The course will introduce you to Italian culture through authentic materials like songs, short documentaries about topics and places.  By the end of this course you should be able to master the basic skills of communication in standard situations.  You should be able to read and understand the main ideas in simple texts, with the help of a dictionary.  Grade based on class participation, homework, and final oral and written exam.  Attendance is required.  Monday, Wednesday, Friday, 9:00 AM to 9:50 AM, Prof. Graziella Postolache.




Seminar on Dante's Paradiso
Last year the Club initiated a very successful program to study one of the greatest works of western literature, the Divine Comedy of Dante Alighieri.  Under the talented direction of  Dott. Carla Bossola, lecturer sponsored by the Italian Ministry of Foreign Affairs and member of the Italian Club, the group studied Inferno and Purgatorio, the first two books of the poem.  We are extremely pleased to announce that the program will continue this fall with the study of Paradiso, again under Carla's guidance.

Our format will remain the same.  Carla's lectures will be in Italian but participants may ask questions or make comments in English or Italian.  The group will meet on Thursday evenings from 7:30 to 8:30 P.M. beginning February 8 and ending April 5 (there will be no session March 15).  The location again will be the conference room at Southwest Bank, thanks to member Ed Berra.  For more information or to make reservations, please contact Barbara Klein at or by telephone 618-233-7161 (evenings).

The Italian Club of St. Louis

President:  Gene Mariani
Vice-President: James Tognoni
Treasurer:  Barbara Klein
Secretary:  Marie Cuccia-Brand
Directors: Carolyn Stelzer
Vito Tamboli
Marie Wehrle
Program Committee:  Gene Mariani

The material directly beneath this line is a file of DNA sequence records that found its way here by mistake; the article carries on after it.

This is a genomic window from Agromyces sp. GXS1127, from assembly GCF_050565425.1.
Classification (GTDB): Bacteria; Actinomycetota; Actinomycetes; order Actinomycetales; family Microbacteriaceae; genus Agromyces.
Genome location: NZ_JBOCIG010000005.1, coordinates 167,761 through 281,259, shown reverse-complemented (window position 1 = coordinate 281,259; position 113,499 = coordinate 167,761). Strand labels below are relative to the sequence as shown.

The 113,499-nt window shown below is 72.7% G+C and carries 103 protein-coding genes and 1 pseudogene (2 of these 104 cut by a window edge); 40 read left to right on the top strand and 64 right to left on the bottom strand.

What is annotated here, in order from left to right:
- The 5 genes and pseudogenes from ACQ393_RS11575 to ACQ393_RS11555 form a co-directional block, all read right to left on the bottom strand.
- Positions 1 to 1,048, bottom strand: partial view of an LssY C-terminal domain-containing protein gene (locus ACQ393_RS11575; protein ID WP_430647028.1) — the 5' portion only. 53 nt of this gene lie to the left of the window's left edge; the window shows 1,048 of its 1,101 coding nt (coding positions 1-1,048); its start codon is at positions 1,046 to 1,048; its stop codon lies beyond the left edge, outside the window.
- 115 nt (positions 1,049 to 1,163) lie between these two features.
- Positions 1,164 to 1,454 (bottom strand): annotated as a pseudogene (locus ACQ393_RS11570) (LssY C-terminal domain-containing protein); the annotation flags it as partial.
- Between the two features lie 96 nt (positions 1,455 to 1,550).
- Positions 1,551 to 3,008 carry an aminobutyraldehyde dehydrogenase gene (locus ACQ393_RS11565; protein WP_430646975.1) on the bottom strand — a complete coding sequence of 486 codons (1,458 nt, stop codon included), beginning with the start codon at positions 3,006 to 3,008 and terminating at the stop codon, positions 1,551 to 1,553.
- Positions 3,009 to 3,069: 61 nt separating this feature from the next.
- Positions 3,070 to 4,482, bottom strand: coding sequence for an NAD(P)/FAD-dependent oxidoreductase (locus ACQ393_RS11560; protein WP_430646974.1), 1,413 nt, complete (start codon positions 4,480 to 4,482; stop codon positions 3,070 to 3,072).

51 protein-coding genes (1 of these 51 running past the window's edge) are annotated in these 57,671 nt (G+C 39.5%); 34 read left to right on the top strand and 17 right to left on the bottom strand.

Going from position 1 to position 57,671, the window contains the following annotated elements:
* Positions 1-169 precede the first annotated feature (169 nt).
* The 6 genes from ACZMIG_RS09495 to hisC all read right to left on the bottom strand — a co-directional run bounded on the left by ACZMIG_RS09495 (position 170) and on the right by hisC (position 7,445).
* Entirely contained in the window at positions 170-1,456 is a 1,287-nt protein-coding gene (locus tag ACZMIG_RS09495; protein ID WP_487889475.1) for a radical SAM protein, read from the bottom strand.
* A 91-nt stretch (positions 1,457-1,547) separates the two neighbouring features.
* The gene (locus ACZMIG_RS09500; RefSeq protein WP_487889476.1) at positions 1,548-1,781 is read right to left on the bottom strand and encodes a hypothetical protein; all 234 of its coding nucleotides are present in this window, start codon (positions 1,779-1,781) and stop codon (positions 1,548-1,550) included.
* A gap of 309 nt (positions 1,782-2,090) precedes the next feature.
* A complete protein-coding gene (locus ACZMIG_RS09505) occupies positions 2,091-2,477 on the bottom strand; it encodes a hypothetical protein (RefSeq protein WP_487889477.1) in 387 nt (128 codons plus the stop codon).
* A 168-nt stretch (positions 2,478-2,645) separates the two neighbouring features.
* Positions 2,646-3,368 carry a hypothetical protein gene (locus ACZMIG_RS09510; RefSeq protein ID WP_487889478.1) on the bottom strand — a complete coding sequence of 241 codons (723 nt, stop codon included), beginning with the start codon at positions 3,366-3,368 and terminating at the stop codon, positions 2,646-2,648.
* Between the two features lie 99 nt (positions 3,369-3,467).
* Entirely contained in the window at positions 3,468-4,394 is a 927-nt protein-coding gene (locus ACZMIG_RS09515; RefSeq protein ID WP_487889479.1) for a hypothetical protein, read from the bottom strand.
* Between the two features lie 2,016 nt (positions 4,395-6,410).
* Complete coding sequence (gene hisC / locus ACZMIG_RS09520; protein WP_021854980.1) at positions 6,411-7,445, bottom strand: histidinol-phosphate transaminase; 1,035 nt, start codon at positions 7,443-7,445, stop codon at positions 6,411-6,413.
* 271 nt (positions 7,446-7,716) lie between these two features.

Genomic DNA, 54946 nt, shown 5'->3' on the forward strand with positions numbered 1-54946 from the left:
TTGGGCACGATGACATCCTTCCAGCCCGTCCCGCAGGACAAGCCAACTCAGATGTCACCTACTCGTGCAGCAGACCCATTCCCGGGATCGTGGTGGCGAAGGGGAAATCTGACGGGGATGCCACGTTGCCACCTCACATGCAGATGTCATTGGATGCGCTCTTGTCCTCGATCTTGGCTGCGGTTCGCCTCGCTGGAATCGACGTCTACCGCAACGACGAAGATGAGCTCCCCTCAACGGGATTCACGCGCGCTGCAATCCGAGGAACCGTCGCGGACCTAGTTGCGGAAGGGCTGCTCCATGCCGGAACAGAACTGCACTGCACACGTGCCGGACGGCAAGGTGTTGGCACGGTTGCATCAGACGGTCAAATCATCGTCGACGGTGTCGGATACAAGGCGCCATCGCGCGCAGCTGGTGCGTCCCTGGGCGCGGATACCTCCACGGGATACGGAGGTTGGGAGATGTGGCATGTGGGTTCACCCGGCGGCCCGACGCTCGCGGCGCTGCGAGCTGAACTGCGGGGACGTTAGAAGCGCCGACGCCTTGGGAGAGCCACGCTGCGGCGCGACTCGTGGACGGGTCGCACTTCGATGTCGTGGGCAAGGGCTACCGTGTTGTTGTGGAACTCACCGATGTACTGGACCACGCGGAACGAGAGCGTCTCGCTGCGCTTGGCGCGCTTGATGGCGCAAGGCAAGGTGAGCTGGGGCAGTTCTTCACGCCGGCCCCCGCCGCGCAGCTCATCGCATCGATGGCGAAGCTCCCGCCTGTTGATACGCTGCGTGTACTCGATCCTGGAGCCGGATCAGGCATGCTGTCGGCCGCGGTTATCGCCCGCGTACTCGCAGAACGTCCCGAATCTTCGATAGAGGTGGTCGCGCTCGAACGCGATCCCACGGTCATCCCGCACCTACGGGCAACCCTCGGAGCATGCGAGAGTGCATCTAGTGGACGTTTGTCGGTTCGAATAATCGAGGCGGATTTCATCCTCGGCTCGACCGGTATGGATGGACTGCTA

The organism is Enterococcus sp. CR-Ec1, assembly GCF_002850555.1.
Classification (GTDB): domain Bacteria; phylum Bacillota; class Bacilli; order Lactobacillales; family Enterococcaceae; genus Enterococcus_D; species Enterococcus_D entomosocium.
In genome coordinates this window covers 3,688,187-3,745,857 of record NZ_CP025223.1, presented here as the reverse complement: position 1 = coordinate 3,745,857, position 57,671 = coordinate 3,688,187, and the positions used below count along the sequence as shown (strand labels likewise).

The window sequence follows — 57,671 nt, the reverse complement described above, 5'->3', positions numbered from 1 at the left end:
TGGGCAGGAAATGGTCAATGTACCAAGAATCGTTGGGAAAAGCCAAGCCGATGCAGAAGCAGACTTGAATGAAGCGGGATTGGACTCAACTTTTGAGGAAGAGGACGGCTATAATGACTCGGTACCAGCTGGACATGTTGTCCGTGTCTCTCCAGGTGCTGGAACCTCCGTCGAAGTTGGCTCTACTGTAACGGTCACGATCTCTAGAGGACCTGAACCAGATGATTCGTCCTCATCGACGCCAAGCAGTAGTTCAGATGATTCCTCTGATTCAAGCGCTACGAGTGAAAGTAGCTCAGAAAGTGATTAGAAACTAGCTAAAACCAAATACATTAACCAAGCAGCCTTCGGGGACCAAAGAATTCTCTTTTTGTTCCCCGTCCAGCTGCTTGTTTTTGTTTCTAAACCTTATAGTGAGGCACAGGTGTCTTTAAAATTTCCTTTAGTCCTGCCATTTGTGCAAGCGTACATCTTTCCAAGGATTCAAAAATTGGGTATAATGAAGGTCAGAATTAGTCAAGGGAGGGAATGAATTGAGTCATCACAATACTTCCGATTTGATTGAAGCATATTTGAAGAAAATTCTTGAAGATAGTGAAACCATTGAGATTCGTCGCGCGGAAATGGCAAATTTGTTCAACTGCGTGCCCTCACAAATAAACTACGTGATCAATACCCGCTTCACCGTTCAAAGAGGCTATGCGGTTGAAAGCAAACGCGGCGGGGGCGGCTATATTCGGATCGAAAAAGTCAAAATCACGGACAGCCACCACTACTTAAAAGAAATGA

Tony Perrone
Pete Puleo
Vito Tamboli
Patty Viviano
Newsletter:  Luisa Gabbiani Flynn
Website: Franco Giannotti




I capolavori della poesia italiana

28.  Il mese scorso abbiamo visto chi era Ugo Foscolo e abbiamo letto il suo famoso sonetto “Alla sera”.  Questo mese pubblichiamo un altro sonetto famoso dello stesso poeta intitolato “A Zacinto”.  Zacinto (Zante), l’isola del Mare Ionio dove il poeta nacque e dove trascorse la prima giovinezza, ispira nel Foscolo il tema malincolico del rimpianto e immagini legate alla mitologia greca che impregna queste isole:  l’immagine di Venere, la dea della fecondità e della creatività, e l’immagine di Omero, il poeta che celebrò le gesta di Ulisse.  Ma mentre Ulisse tornò nella sua Itaca, il Foscolo non tornerà nella sua amata isola, essendo destinato ad essere sepolto in terra straniera dove nessuno piangerà sul suo sepolcro.

A Zacinto
di Ugo Foscolo

Né mai più toccherò le sacre sponde
ove il mio corpo fanciulletto giacque,
Zacinto mia, che te specchi nell’onde
del greco mar, da cui vergine nacque

Venere, e fea quell’isole feconde
col suo primo sorriso, onde non tacque
le tue limpide nubi e le tue fronde
l’inclito verso di colui che l’acque 

cantò fatali, ed il diverso esiglio
per cui bello di fama e di sventura
baciò la sua petrosa Itaca Ulisse.

Tu non altro che il canto avrai del figlio,
o materna mia terra; a noi prescrisse
il fato illacrimata sepoltura.